School of Population Health

Improving the health of Indigenous and non-Indigenous ex-prisoners: A multi-jurisdictional mixed-methods study

Further information

Research team

This study will focus on health outcomes and health service utilisation among adult ex-prisoners in two states (WA and QLD). Once complete, this will constitute the most comprehensive cohort study of health outcomes for ex-prisoners ever undertaken, anywhere in the world.

Using an innovative combination of face-to-face surveys and discussions, detailed review of medical records and health information, we will identify the key health needs of this highly marginalised group. Results will identify health areas which need to improve as ex-prisoners transition from prison to the community. Specifically, this study will:

  • Compare the health-related experiences of Indigenous and non-Indigenous ex-prisoners in two Australian States;
  • Identify barriers to, and facilitators of, access to appropriate community-based health care for Indigenous and non-Indigenous ex-prisoners;
  • Explore the health consequences of prisoners’ exclusion from Medicare and the Pharmaceutical Benefits Scheme (PBS);
  • Identify relationships between health care utilisation and physical and mental illness, death and re-offending behaviour among Indigenous and non-Indigenous ex-prisoners;
  • Explore the impact of mental illness on physical health, health service utilisation and offending outcomes among Indigenous and non-Indigenous ex-prisoners.

Full description

More than 50,000 adults pass through Australia’s prisons each year and the ex-prisoner population is estimated at over 385,000. Prisoners experience entrenched social disadvantage and chronically poor health, including rates of mental illness, drug dependence and infectious disease orders of magnitude higher than their community peers. Indigenous people are over-represented among prisoners by a factor of 14.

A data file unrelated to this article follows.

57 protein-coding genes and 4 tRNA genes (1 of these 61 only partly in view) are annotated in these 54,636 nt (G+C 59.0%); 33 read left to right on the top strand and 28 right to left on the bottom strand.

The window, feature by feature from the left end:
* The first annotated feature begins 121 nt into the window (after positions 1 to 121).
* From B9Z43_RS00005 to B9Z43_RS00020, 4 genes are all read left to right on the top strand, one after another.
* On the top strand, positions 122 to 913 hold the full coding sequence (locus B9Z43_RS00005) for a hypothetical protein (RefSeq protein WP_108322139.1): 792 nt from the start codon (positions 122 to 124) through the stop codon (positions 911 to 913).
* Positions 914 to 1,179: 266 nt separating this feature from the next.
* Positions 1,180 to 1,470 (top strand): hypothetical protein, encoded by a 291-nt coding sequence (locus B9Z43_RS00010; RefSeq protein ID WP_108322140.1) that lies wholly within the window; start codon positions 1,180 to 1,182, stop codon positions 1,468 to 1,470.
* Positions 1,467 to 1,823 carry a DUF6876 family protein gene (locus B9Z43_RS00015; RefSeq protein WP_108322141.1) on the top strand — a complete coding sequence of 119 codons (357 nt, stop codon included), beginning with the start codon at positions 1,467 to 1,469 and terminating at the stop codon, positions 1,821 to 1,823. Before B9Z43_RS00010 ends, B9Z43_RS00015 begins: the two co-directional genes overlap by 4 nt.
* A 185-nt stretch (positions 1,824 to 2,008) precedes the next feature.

Health care services in prison are under-resourced to meet this need and the exclusion of prisoners from Medicare and the PBS compounds their disadvantage, and hampers efforts to improve continuity of health care from prison to community. Upon release, many prisoners quickly return to pre-incarceration patterns of behaviour and associated ill health, with a markedly elevated risk of mortality due to drug overdose, suicide and other unnatural causes. Despite this, little is known about the health-related experiences of ex-prisoners; this information is a prerequisite for the development of evidence-based interventions.

The proposed project brings together a highly respected research team and builds on innovative work already funded by NHMRC. It involves the collection of quantitative and qualitative data from a cohort of 2,500 ex-prisoners in two Australia jurisdictions that together hold 44% of Australia’s Indigenous prisoners. Rich baseline data will be collected through face-to-face interview and file audit, using tools already developed for other NHMRC-funded projects. The entire cohort will be followed prospectively through record linkage to identify patterns of (state and federal) health service utilisation post-release; parallel qualitative data from a subset of participants will deepen our understanding of barriers to health care for this highly marginalised group.

Funding

NHMRC Funding APP ID 1002463.Project commenced September 2011.